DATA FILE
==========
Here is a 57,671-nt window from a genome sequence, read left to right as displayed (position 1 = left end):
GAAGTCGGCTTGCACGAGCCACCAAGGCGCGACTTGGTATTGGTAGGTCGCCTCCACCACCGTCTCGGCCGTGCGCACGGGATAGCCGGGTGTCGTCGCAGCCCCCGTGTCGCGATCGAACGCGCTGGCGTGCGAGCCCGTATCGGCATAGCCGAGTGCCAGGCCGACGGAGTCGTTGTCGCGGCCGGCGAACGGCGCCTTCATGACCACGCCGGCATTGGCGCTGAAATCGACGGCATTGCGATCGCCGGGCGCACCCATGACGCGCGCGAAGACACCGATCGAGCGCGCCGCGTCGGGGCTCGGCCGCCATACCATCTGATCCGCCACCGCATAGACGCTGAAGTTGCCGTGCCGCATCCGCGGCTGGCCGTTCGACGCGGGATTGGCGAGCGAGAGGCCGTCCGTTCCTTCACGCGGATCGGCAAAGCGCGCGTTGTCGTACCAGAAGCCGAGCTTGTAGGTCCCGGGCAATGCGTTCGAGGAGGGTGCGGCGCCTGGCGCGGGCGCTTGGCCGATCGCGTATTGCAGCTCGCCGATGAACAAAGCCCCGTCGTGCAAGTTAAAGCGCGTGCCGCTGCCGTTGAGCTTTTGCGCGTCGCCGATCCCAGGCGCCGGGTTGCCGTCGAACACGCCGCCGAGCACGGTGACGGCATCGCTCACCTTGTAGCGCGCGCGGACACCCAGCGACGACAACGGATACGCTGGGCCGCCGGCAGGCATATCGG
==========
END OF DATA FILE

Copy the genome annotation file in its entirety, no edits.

Here is a 57,671-nt window from a genome sequence, read left to right as displayed (position 1 = left end):
GAAGTCGGCTTGCACGAGCCACCAAGGCGCGACTTGGTATTGGTAGGTCGCCTCCACCACCGTCTCGGCCGTGCGCACGGGATAGCCGGGTGTCGTCGCAGCCCCCGTGTCGCGATCGAACGCGCTGGCGTGCGAGCCCGTATCGGCATAGCCGAGTGCCAGGCCGACGGAGTCGTTGTCGCGGCCGGCGAACGGCGCCTTCATGACCACGCCGGCATTGGCGCTGAAATCGACGGCATTGCGATCGCCGGGCGCACCCATGACGCGCGCGAAGACACCGATCGAGCGCGCCGCGTCGGGGCTCGGCCGCCATACCATCTGATCCGCCACCGCATAGACGCTGAAGTTGCCGTGCCGCATCCGCGGCTGGCCGTTCGACGCGGGATTGGCGAGCGAGAGGCCGTCCGTTCCTTCACGCGGATCGGCAAAGCGCGCGTTGTCGTACCAGAAGCCGAGCTTGTAGGTCCCGGGCAATGCGTTCGAGGAGGGTGCGGCGCCTGGCGCGGGCGCTTGGCCGATCGCGTATTGCAGCTCGCCGATGAACAAAGCCCCGTCGTGCAAGTTAAAGCGCGTGCCGCTGCCGTTGAGCTTTTGCGCGTCGCCGATCCCAGGCGCCGGGTTGCCGTCGAACACGCCGCCGAGCACGGTGACGGCATCGCTCACCTTGTAGCGCGCGCGGACACCCAGCGACGACAACGGATACGCTGGGCCGCCGGCAGGCATATCGG